Janice Hardy, author of the middle-grade series The Healing Wars, often speaks to teens and tweens, so her style is casual and a little funny. She makes another excellent point about audiences. “Know your audience. Just like with books, each group you speak with will want different things from your presentation. If they’re there to learn, teach them something. If they’re there to be entertained, entertain them. Some groups want to know you as a person, others want to know about the book, and still others want to know the writing process. Don’t be afraid to adjust things on the fly if you see the group is interested in something different from what you originally planned.”

And picture book author, Jo Kittinger, added that even though her style is mostly “fun and personable,” she adjusts her speech, depending on what book she’s discussing. “I prefer to speak to smaller groups, so that I can interact with those attending. For instance, when talking about one of my earliest books, A Look at Rocks, I sometimes brought along a rock collection to show the kids. When talking about Rosa’s Bus: The Ride to Civil Rights, my tone is much more serious as I discuss civil rights.”

I’ll let author Donny Seagraves have the last word with this bit of advice, backed up with a writer’s favorite word: research! “Keep it simple. I did a lot of reading and research on public speaking before I began doing it to promote my debut children’s middle-grade novel, Gone From These Woods. One of the things I learned was people can only process so much information during a thirty or sixty minute talk. Keeping your message simple helps them to remember the most important points you want to make.”

Oh, wait! We need just a few more words about speaking from Elizabeth. “Just keep doing it. It gets easier. I used to shake when I spoke in front of an audience. I don’t anymore. And knowing your topic inside and out also helps. When you’re comfortable with the topic, that will come across.”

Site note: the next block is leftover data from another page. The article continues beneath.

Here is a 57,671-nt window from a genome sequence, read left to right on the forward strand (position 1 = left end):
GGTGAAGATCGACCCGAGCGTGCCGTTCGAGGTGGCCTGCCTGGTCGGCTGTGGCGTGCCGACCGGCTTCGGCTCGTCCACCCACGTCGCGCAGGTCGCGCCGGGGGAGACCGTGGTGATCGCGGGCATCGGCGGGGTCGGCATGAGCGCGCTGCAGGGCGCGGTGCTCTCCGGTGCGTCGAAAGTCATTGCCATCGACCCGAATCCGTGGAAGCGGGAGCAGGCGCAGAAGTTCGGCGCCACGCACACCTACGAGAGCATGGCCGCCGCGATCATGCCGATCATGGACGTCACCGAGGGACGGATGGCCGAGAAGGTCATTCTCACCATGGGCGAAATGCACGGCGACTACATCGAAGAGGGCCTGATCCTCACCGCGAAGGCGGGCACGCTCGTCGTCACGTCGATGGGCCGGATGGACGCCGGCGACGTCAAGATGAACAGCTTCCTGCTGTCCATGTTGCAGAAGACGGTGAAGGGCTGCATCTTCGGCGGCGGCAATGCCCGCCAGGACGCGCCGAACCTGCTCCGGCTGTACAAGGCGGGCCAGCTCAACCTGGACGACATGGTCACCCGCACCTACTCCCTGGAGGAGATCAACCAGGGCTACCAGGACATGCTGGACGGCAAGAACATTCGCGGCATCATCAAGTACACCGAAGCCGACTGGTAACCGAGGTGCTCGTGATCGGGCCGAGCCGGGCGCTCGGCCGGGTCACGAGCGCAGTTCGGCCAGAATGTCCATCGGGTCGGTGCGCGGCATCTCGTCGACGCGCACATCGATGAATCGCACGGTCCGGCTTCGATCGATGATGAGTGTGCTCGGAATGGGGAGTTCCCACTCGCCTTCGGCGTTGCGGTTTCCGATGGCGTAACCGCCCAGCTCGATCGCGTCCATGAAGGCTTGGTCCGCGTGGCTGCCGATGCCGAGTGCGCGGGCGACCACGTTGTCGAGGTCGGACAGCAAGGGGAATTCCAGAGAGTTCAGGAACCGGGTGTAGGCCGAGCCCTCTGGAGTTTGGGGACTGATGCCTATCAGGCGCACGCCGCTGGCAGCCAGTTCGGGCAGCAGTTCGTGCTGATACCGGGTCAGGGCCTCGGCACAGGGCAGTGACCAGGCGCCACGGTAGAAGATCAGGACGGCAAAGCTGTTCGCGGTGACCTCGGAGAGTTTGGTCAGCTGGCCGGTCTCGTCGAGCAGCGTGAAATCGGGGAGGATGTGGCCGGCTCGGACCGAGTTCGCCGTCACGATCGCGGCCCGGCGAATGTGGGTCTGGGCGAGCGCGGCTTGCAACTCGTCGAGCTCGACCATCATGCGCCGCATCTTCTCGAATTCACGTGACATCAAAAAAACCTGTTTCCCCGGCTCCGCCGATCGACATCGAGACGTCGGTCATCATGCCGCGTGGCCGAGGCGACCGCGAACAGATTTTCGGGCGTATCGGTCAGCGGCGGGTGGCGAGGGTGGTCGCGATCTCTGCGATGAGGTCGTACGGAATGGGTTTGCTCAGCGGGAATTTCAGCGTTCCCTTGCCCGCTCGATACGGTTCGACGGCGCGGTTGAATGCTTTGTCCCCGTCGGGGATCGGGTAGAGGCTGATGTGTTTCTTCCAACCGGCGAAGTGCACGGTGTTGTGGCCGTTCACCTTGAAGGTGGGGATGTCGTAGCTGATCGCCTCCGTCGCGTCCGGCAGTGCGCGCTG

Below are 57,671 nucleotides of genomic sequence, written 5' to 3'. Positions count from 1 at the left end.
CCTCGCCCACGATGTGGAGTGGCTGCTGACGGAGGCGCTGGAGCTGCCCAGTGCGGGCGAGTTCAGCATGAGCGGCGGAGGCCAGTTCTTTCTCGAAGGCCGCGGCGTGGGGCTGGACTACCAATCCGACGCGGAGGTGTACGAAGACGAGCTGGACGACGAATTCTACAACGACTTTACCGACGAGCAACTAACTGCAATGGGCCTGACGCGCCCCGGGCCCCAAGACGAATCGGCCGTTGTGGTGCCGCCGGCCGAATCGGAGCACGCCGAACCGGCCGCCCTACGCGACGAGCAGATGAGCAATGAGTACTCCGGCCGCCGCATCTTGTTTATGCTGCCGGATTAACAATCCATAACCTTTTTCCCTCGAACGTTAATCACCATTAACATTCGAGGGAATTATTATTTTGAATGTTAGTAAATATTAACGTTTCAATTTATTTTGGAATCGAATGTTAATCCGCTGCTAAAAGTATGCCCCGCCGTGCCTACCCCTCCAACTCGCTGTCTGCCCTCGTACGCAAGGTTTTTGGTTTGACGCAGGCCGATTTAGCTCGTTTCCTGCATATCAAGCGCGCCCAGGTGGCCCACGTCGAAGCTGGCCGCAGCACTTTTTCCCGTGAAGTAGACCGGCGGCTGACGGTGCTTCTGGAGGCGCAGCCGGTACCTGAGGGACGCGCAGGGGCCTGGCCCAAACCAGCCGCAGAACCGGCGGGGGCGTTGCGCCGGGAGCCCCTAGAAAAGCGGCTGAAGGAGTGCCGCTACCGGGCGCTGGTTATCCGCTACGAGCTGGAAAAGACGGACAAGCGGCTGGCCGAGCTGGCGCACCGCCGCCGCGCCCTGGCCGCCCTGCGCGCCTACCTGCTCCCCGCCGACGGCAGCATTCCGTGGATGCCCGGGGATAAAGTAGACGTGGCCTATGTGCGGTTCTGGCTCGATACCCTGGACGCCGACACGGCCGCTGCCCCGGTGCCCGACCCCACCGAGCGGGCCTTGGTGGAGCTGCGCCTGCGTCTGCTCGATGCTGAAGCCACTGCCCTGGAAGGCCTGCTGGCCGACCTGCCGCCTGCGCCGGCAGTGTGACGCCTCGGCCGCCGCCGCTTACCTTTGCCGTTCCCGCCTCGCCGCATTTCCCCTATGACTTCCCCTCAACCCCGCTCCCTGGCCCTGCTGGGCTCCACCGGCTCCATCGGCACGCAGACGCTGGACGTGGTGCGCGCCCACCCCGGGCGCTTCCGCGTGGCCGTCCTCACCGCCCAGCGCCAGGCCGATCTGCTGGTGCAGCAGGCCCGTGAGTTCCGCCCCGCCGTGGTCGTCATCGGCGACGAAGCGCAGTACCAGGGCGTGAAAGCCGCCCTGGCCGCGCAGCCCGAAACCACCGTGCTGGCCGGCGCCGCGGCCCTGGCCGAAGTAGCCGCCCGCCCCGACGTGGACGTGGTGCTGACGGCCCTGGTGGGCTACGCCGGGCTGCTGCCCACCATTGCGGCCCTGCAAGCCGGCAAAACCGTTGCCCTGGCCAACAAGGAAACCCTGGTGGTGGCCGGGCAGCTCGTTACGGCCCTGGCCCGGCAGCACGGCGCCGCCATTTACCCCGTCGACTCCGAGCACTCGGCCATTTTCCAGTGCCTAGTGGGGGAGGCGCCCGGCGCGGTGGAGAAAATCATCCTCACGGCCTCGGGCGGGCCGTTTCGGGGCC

That’s true, right? Until your biggest speaking fear comes true.

“Keeping your message simple helps them to remember the most important points you want to make.”

(Photo: Donny Seagraves)

Be Prepared (For Anything!)

No matter how simple you keep your speech, no matter how well you know your topic, things can go wrong. What do authors do when things go wrong? (My guess? Use the material for their next great story. But let’s see how our authors handled mishaps when they happened.)

Donny had the kind of glitch that makes even seasoned speakers tremble: the dreaded technical difficulty. “At one of my very first speaking events, I prepared my two talks with PowerPoint and also put my notes on the presenter view in PowerPoint. I forgot to bring my hard copy of my notes. Of course, something went wrong with the PowerPoint presentation. As the technician attempted to get my slide show and notes to work, I was faced with a large audience waiting for me to speak. I just started talking and eventually, my PowerPoint presentation started working . . . My advice is, don’t rely on PowerPoint. Use it only as an addition to your talk.”

“My hour was reduced to fifteen minutes. That’s one of those occasions where you push aside your pride and cut, cut, cut.”

(Photo: Jo Kittinger)

Jo had to face another common problem for speakers. “Years ago, I was asked to present a closing keynote address to a group of librarians. All the earlier talks ran over, so when my time came to speak, my hour was reduced to about fifteen minutes. That’s one of those occasions where you push aside your pride and cut, cut, cut. The attendees were much happier with a brief talk than they would have been if I’d insisted they all stay late to let me give my entire talk.”

And poor Elizabeth! Here’s what can happen when you speak at schools. “At one of my first talks, the children joined me onstage. One was especially unruly and passed gas loudly right in the middle of my talk. I hesitated, smiled, and kept going.”

We’ll keep going with these final words to the wise from Janice: “It’s also important to be able to talk about your book in an exciting way. I’ve been to presentations where the authors had trouble telling the audience what the book was about. Those pitches you write for queries aren’t just for agents and editors. They’re the foundation of all your presentations because you need to be able to tell an audience about your book in a way that’s clear, concise, and most of all—interesting.”

Feel like you’re ready to stand in front of the crowds now, selling your book? I hope so. And I hope to see you when the HUGE book festival comes to town in the fall. I’ll be the one with the empty pockets and the bag full of books. And oh, look! There’s your book on the very top of the pile. (I’m such a sucker for a good storyteller.)


Cathy C. Hall is currently working on a humorous (with a handful of grisly thrown in) middle-grade manuscript. She shares her latest writing news and tips at her blog, and practices her speaking skills whenever she can find an audience!


Enjoyed this article? Check out these related articles on WOW!:

How to Tell Stories that Draw Publicity

Wowing Your Audiences